The current status of wolves
For wolves today, mating for life is often interrupted by premature mortality. Six of Wisconsin's 35 radio-collared wolves died from July 1, 1994 through June 30, 1995; two from vehicle collisions and two from shootings. Radio collaring helps researchers monitor the movement of wolves across northern Wisconsin and has been an invaluable aid in the state wolf recovery program.
Officially active since 1989, the wolf recovery program has become a successful showcase for DNR's Bureau of Endangered Resources. Although other successful restoration programs increased public awareness of other species, including the trumpeter swan, bald eagle, Forster's tern, pine marten and peregrine falcon, when the Endangered Resources License Plate Bill was signed into law on April 22, 1994, the wolf was destined to be the people's choice. When citizens were asked to vote on plate designs during the following summer, artist Alanna Thay's wolf summoned an overwhelming majority of the 29,000 votes cast.
The wolf license plate stands for all of Wisconsin's endangered species. It's a reminder of the extensive network of DNR staff and volunteers working together at State Natural Areas and on the Natural Heritage Inventory to identify, highlight, protect and manage Wisconsin's wealth of species and habitats. Chosen by people as a symbol of what is precious and worth protecting, the wolf points toward an evolving human environmental ethic.
NWRNVR! In Appleton, Doris Cobb speaks of environmental issues and work close to her heart. "It's now or never, folks!" she says. "We've got to pay attention." A past director of the Outagamie County Housing Authority, she now volunteers at the Mosquito Hill Nature Center and has landscaped her own back yard into a "natural habitat" certified by the National Wildlife Federation.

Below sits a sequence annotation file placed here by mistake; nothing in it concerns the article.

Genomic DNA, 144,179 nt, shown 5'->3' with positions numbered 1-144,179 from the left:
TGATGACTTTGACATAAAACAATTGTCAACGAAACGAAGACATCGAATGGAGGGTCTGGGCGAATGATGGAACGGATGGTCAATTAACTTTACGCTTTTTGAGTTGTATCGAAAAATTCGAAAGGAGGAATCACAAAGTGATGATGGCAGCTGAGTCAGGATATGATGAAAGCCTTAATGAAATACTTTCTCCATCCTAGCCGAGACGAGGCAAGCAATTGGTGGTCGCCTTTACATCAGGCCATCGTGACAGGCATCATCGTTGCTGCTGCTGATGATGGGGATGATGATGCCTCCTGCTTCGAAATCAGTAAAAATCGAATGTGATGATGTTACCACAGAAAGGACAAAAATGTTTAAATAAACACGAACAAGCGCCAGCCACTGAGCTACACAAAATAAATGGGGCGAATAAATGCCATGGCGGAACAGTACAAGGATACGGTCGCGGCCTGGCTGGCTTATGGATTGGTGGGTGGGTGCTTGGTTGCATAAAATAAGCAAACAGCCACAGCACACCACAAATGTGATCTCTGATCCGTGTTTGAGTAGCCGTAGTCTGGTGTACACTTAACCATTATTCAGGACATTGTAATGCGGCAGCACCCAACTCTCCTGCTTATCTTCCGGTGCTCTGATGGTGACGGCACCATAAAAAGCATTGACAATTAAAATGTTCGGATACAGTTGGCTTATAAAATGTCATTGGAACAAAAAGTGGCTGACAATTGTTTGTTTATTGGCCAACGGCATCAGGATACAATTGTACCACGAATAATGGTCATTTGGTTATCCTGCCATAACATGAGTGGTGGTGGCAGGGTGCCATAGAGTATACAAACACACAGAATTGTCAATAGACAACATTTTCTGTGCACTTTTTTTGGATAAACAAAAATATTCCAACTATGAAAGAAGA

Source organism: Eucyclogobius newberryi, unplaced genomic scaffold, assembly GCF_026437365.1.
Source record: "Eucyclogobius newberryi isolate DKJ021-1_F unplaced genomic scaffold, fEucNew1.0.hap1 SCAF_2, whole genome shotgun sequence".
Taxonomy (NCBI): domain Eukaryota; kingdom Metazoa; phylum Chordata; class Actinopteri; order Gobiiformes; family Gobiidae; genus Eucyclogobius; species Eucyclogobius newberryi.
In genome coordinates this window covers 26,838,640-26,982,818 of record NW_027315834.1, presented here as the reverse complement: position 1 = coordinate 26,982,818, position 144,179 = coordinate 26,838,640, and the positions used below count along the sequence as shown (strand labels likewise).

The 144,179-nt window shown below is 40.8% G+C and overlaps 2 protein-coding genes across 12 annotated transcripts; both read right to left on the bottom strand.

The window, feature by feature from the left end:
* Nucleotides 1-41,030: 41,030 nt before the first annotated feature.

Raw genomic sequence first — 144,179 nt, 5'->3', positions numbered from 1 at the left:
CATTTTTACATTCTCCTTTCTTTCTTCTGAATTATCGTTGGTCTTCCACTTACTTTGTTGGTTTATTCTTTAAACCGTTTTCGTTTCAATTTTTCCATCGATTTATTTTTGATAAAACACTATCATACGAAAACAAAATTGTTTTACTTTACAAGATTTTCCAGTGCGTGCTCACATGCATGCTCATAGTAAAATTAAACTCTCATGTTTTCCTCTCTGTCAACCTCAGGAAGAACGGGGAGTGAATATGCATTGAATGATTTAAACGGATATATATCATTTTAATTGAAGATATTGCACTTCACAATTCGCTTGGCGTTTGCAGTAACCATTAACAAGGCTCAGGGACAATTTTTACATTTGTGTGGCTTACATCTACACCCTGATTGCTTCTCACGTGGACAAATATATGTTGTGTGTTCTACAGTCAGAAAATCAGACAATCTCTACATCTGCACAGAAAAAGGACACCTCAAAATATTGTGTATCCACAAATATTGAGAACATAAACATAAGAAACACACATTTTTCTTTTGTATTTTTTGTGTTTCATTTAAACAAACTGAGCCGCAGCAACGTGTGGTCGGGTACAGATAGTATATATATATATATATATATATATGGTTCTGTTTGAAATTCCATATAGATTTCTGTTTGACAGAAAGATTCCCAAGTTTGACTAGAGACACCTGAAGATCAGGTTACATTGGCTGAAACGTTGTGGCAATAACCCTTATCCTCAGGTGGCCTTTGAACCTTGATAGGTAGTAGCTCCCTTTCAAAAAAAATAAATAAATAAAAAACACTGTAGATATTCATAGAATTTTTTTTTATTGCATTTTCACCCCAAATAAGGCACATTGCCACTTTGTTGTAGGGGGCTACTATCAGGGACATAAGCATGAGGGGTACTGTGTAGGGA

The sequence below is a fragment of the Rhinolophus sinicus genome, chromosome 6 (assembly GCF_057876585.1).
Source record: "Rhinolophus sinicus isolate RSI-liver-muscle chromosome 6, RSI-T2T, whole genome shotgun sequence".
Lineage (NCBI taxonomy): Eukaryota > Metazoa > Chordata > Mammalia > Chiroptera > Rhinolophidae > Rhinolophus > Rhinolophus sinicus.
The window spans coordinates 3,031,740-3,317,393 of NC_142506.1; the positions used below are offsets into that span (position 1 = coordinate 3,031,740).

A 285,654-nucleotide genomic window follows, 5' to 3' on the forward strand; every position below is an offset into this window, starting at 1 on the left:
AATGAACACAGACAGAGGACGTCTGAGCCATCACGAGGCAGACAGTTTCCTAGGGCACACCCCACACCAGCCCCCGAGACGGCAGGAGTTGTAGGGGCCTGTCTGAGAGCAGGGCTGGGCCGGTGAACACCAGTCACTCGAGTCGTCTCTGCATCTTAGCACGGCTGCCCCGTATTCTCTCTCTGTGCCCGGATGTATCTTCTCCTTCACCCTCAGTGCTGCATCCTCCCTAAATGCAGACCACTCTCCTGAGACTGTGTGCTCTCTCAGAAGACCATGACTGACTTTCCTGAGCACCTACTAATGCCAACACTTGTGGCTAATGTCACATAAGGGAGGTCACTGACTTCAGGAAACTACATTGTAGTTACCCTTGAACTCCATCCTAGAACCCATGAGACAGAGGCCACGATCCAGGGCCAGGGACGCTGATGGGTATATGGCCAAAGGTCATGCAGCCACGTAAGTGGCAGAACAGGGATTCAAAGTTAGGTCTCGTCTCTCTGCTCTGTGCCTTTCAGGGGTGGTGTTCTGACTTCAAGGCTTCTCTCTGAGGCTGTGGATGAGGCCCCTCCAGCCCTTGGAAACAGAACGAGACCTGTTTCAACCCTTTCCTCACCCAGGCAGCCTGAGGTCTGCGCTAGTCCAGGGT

Andrea Benavente of Madison would also like others to be more aware of the natural world. "I'm such a big advocate!" she says. "People need to be educated. People need to look in their own back yard. We have a back yard right here that needs help." Andrea voted for the wolf design and was one of the first to register her selection, WLFPK, in January 1995.
"People give me the thumbs-up when they drive by," Andrea says.
Greetings from one pack member to another, like those waves Gerald Wolf receives from other drivers with Endangered Resources license plates. Just gestures? If a gesture is a body movement that conveys a particular message, then wolf license plates are genuine gestures. They speak for a particular person, their world view, their story. But they also tell Wisconsin's story: We're proud of the wolf's return, proud of a state in which there is RM4ALL.
So thumbs-up to all wolf plate owners. If you, too, would like to run with the wolves, get an Endangered Resources license plate application at any Wisconsin Department of Transportation Motor Vehicle Customer Service Center.
Maybe it is only a gesture, but it just may be the one that points to the happy ending of everyone's story.
Marta Anderson Trimble writes for DNR's Bureau of Endangered Resources in Madison, Wis.